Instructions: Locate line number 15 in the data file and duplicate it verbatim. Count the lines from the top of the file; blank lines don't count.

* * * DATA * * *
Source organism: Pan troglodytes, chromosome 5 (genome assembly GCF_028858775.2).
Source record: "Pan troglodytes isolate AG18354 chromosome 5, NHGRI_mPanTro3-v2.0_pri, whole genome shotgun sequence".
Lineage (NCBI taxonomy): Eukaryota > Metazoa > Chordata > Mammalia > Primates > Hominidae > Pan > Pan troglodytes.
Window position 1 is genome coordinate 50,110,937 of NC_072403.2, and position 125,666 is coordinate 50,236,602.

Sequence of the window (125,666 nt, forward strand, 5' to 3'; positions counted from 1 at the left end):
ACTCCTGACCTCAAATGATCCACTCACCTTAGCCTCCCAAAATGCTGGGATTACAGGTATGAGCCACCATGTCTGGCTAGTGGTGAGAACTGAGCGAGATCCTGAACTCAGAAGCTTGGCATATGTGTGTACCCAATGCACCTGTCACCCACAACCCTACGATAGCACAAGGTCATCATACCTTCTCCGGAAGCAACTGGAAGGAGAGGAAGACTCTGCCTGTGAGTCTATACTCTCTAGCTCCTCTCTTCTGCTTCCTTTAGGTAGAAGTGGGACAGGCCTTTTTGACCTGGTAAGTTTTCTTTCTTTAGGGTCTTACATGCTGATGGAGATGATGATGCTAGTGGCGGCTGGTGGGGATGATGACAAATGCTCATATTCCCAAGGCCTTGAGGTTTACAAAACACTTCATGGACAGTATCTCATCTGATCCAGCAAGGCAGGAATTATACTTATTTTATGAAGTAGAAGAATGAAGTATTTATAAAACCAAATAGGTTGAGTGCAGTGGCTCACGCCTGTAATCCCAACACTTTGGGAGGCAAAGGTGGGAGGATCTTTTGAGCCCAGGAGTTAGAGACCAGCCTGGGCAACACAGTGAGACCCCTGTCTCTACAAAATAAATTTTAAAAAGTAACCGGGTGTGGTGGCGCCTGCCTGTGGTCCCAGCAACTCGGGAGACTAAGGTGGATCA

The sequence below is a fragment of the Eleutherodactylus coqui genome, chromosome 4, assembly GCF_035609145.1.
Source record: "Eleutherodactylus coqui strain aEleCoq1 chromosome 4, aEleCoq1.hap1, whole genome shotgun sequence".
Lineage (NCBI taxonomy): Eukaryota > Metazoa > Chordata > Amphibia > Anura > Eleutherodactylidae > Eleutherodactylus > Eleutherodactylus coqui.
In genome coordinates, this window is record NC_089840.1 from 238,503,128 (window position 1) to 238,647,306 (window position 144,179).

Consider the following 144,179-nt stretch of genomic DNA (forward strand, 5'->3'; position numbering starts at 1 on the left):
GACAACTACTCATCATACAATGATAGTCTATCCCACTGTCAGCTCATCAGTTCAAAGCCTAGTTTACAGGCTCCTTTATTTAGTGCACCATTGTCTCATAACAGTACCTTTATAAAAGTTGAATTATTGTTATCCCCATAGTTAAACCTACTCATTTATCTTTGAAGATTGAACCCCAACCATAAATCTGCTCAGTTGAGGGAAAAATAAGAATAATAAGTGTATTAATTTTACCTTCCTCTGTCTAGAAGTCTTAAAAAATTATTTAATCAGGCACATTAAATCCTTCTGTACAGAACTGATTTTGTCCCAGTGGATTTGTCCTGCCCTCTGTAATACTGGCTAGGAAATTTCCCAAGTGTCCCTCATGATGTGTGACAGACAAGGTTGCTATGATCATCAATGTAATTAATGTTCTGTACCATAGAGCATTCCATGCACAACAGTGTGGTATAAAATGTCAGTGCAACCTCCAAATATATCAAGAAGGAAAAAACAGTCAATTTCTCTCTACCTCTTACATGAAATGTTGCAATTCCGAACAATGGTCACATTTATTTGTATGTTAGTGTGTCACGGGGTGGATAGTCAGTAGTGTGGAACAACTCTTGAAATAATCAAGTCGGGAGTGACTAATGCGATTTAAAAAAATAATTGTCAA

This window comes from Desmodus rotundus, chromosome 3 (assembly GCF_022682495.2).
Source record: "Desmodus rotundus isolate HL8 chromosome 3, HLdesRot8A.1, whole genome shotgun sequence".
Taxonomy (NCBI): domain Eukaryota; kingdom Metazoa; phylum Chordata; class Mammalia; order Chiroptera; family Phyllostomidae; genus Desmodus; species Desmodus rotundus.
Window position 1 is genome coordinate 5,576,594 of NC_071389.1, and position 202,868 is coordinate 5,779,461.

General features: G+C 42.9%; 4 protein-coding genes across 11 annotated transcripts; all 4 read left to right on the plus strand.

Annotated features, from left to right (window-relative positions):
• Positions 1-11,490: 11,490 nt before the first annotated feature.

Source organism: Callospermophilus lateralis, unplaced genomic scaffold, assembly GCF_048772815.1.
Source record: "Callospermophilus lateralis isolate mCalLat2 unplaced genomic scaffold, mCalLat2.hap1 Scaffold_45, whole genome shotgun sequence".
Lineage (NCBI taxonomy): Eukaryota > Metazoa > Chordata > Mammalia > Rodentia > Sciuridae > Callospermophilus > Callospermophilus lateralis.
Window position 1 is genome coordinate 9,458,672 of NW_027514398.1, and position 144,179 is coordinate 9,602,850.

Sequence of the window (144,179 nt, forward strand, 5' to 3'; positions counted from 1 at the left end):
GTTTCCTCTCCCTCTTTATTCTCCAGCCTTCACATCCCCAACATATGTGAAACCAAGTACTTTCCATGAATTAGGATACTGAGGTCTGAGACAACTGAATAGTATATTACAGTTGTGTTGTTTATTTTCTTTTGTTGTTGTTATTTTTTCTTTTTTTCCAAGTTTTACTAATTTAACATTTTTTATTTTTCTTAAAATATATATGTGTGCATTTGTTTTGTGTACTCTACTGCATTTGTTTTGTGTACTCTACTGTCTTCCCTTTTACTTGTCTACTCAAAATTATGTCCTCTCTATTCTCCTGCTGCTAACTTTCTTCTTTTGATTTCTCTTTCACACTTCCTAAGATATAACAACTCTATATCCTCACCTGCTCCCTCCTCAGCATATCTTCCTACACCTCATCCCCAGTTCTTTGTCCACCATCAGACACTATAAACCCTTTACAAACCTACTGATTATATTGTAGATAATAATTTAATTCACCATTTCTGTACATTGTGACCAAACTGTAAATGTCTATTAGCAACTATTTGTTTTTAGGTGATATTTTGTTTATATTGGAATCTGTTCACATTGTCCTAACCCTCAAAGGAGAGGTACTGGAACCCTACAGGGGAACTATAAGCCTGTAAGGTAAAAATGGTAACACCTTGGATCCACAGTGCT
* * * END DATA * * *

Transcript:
Taxonomy (NCBI): domain Eukaryota; kingdom Metazoa; phylum Chordata; class Mammalia; order Chiroptera; family Phyllostomidae; genus Desmodus; species Desmodus rotundus.